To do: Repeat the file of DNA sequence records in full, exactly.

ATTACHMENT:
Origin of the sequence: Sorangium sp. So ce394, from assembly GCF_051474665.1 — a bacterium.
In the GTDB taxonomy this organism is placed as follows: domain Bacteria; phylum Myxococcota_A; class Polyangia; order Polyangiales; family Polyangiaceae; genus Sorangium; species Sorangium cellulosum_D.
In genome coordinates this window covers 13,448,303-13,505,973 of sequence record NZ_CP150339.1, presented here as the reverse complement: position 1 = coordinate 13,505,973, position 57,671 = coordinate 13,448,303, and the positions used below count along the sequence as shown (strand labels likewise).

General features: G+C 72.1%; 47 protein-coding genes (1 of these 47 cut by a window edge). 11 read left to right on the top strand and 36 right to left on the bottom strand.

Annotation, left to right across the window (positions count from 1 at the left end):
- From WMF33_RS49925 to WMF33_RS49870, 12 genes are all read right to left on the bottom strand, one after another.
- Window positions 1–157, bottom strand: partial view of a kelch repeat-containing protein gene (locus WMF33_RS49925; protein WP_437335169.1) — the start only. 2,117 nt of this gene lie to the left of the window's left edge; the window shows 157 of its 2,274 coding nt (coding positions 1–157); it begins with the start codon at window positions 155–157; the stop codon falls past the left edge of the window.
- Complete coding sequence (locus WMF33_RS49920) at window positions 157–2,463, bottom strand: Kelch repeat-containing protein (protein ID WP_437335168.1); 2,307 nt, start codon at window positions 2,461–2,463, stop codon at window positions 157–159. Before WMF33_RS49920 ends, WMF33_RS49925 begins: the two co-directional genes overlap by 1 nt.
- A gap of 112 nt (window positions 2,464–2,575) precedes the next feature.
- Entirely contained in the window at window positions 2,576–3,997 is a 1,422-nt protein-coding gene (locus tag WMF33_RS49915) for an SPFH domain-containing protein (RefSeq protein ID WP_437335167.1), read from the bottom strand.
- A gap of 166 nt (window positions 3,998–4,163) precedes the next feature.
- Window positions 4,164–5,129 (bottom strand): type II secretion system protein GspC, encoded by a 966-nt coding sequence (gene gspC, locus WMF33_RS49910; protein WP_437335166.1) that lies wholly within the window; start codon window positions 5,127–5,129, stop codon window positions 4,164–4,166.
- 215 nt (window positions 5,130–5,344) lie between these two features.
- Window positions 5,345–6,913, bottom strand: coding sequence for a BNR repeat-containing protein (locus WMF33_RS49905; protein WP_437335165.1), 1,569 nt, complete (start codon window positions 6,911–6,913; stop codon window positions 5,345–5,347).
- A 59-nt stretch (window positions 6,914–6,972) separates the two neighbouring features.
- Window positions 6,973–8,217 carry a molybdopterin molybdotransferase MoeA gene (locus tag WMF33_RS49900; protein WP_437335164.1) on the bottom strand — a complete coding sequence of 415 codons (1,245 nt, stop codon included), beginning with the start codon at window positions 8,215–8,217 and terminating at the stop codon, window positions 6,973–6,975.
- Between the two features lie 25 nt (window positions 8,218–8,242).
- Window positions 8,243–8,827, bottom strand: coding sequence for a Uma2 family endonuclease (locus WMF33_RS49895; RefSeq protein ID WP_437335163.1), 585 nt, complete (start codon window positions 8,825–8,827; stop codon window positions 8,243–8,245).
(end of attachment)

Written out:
Origin of the sequence: Sorangium sp. So ce394, from assembly GCF_051474665.1 — a bacterium.
In the GTDB taxonomy this organism is placed as follows: domain Bacteria; phylum Myxococcota_A; class Polyangia; order Polyangiales; family Polyangiaceae; genus Sorangium; species Sorangium cellulosum_D.
In genome coordinates this window covers 13,448,303-13,505,973 of sequence record NZ_CP150339.1, presented here as the reverse complement: position 1 = coordinate 13,505,973, position 57,671 = coordinate 13,448,303, and the positions used below count along the sequence as shown (strand labels likewise).

General features: G+C 72.1%; 47 protein-coding genes (1 of these 47 cut by a window edge). 11 read left to right on the top strand and 36 right to left on the bottom strand.

Annotation, left to right across the window (positions count from 1 at the left end):
- From WMF33_RS49925 to WMF33_RS49870, 12 genes are all read right to left on the bottom strand, one after another.
- Window positions 1–157, bottom strand: partial view of a kelch repeat-containing protein gene (locus WMF33_RS49925; protein WP_437335169.1) — the start only. 2,117 nt of this gene lie to the left of the window's left edge; the window shows 157 of its 2,274 coding nt (coding positions 1–157); it begins with the start codon at window positions 155–157; the stop codon falls past the left edge of the window.
- Complete coding sequence (locus WMF33_RS49920) at window positions 157–2,463, bottom strand: Kelch repeat-containing protein (protein ID WP_437335168.1); 2,307 nt, start codon at window positions 2,461–2,463, stop codon at window positions 157–159. Before WMF33_RS49920 ends, WMF33_RS49925 begins: the two co-directional genes overlap by 1 nt.
- A gap of 112 nt (window positions 2,464–2,575) precedes the next feature.
- Entirely contained in the window at window positions 2,576–3,997 is a 1,422-nt protein-coding gene (locus tag WMF33_RS49915) for an SPFH domain-containing protein (RefSeq protein ID WP_437335167.1), read from the bottom strand.
- A gap of 166 nt (window positions 3,998–4,163) precedes the next feature.
- Window positions 4,164–5,129 (bottom strand): type II secretion system protein GspC, encoded by a 966-nt coding sequence (gene gspC, locus WMF33_RS49910; protein WP_437335166.1) that lies wholly within the window; start codon window positions 5,127–5,129, stop codon window positions 4,164–4,166.
- 215 nt (window positions 5,130–5,344) lie between these two features.
- Window positions 5,345–6,913, bottom strand: coding sequence for a BNR repeat-containing protein (locus WMF33_RS49905; protein WP_437335165.1), 1,569 nt, complete (start codon window positions 6,911–6,913; stop codon window positions 5,345–5,347).
- A 59-nt stretch (window positions 6,914–6,972) separates the two neighbouring features.
- Window positions 6,973–8,217 carry a molybdopterin molybdotransferase MoeA gene (locus tag WMF33_RS49900; protein WP_437335164.1) on the bottom strand — a complete coding sequence of 415 codons (1,245 nt, stop codon included), beginning with the start codon at window positions 8,215–8,217 and terminating at the stop codon, window positions 6,973–6,975.
- Between the two features lie 25 nt (window positions 8,218–8,242).
- Window positions 8,243–8,827, bottom strand: coding sequence for a Uma2 family endonuclease (locus WMF33_RS49895; RefSeq protein ID WP_437335163.1), 585 nt, complete (start codon window positions 8,825–8,827; stop codon window positions 8,243–8,245).